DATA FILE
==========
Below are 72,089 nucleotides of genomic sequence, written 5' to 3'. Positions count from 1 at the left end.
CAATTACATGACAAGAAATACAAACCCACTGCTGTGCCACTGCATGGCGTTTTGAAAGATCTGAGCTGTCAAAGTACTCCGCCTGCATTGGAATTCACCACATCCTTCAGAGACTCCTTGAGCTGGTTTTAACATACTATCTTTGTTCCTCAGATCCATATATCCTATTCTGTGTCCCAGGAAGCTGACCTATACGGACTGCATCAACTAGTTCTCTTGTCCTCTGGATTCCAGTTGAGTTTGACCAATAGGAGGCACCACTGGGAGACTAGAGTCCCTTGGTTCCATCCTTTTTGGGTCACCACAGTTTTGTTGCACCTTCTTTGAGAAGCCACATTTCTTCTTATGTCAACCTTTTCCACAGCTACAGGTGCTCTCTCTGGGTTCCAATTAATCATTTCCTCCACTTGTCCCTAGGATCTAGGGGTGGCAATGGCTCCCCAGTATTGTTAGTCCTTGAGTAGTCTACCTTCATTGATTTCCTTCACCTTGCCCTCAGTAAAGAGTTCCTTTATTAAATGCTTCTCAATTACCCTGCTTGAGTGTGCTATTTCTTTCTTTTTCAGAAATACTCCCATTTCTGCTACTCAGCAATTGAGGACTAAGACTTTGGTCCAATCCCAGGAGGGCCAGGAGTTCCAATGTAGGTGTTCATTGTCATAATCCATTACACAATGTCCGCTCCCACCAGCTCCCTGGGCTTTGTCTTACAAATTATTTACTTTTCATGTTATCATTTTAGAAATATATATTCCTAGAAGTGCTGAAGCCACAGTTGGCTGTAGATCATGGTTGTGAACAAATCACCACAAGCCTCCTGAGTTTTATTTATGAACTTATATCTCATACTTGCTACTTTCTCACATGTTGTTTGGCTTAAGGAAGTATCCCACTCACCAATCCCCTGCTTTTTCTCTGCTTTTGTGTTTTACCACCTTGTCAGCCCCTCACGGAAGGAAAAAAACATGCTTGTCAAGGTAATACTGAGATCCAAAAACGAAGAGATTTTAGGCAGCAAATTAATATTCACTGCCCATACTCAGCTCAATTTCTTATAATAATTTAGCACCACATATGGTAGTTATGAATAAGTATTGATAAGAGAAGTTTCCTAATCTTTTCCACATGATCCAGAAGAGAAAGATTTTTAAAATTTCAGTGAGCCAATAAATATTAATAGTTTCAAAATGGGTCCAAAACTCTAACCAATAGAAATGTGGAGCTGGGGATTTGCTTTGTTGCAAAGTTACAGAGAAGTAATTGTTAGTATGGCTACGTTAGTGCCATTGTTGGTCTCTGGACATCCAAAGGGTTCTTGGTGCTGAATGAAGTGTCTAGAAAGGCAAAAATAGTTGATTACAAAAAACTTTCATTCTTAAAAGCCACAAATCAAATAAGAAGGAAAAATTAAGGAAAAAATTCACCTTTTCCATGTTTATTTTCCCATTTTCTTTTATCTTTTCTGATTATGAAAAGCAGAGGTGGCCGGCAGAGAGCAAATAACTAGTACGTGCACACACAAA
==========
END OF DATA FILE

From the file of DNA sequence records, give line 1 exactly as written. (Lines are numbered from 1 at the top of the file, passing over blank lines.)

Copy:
Below are 72,089 nucleotides of genomic sequence, written 5' to 3'. Positions count from 1 at the left end.